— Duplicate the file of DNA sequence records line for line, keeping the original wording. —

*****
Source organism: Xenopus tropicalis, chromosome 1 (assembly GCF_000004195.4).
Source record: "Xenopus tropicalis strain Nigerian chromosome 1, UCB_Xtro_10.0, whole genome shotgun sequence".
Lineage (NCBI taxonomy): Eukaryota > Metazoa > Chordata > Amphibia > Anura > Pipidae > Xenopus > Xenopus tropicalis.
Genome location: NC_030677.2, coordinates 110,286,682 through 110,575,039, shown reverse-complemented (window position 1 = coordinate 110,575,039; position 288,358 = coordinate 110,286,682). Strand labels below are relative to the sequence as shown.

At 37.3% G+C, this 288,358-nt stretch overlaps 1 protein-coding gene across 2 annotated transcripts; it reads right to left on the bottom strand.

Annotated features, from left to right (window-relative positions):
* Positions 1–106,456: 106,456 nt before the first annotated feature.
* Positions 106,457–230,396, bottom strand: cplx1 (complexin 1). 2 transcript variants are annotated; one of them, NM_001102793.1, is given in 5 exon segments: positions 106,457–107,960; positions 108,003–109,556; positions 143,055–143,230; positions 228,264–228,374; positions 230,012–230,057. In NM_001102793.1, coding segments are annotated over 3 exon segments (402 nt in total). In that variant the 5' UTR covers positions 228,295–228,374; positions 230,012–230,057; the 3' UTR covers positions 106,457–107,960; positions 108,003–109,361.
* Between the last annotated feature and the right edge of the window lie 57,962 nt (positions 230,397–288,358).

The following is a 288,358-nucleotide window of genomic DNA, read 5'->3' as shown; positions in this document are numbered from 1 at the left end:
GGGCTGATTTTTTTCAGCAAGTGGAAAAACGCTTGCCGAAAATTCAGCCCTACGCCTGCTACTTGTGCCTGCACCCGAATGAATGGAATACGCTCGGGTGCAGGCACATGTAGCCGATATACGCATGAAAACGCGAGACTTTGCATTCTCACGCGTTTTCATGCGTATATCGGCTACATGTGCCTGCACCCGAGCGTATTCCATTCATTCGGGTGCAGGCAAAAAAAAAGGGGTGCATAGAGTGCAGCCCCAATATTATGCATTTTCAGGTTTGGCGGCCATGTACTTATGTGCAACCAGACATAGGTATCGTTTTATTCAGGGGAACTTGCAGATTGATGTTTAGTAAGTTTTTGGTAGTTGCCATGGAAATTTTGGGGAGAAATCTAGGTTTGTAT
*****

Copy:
Source organism: Xenopus tropicalis, chromosome 1 (assembly GCF_000004195.4).
Source record: "Xenopus tropicalis strain Nigerian chromosome 1, UCB_Xtro_10.0, whole genome shotgun sequence".
Lineage (NCBI taxonomy): Eukaryota > Metazoa > Chordata > Amphibia > Anura > Pipidae > Xenopus > Xenopus tropicalis.
Genome location: NC_030677.2, coordinates 110,286,682 through 110,575,039, shown reverse-complemented (window position 1 = coordinate 110,575,039; position 288,358 = coordinate 110,286,682). Strand labels below are relative to the sequence as shown.

At 37.3% G+C, this 288,358-nt stretch overlaps 1 protein-coding gene across 2 annotated transcripts; it reads right to left on the bottom strand.

Annotated features, from left to right (window-relative positions):
* Positions 1–106,456: 106,456 nt before the first annotated feature.
* Positions 106,457–230,396, bottom strand: cplx1 (complexin 1). 2 transcript variants are annotated; one of them, NM_001102793.1, is given in 5 exon segments: positions 106,457–107,960; positions 108,003–109,556; positions 143,055–143,230; positions 228,264–228,374; positions 230,012–230,057. In NM_001102793.1, coding segments are annotated over 3 exon segments (402 nt in total). In that variant the 5' UTR covers positions 228,295–228,374; positions 230,012–230,057; the 3' UTR covers positions 106,457–107,960; positions 108,003–109,361.
* Between the last annotated feature and the right edge of the window lie 57,962 nt (positions 230,397–288,358).

The following is a 288,358-nucleotide window of genomic DNA, read 5'->3' as shown; positions in this document are numbered from 1 at the left end:
GGGCTGATTTTTTTCAGCAAGTGGAAAAACGCTTGCCGAAAATTCAGCCCTACGCCTGCTACTTGTGCCTGCACCCGAATGAATGGAATACGCTCGGGTGCAGGCACATGTAGCCGATATACGCATGAAAACGCGAGACTTTGCATTCTCACGCGTTTTCATGCGTATATCGGCTACATGTGCCTGCACCCGAGCGTATTCCATTCATTCGGGTGCAGGCAAAAAAAAAGGGGTGCATAGAGTGCAGCCCCAATATTATGCATTTTCAGGTTTGGCGGCCATGTACTTATGTGCAACCAGACATAGGTATCGTTTTATTCAGGGGAACTTGCAGATTGATGTTTAGTAAGTTTTTGGTAGTTGCCATGGAAATTTTGGGGAGAAATCTAGGTTTGTAT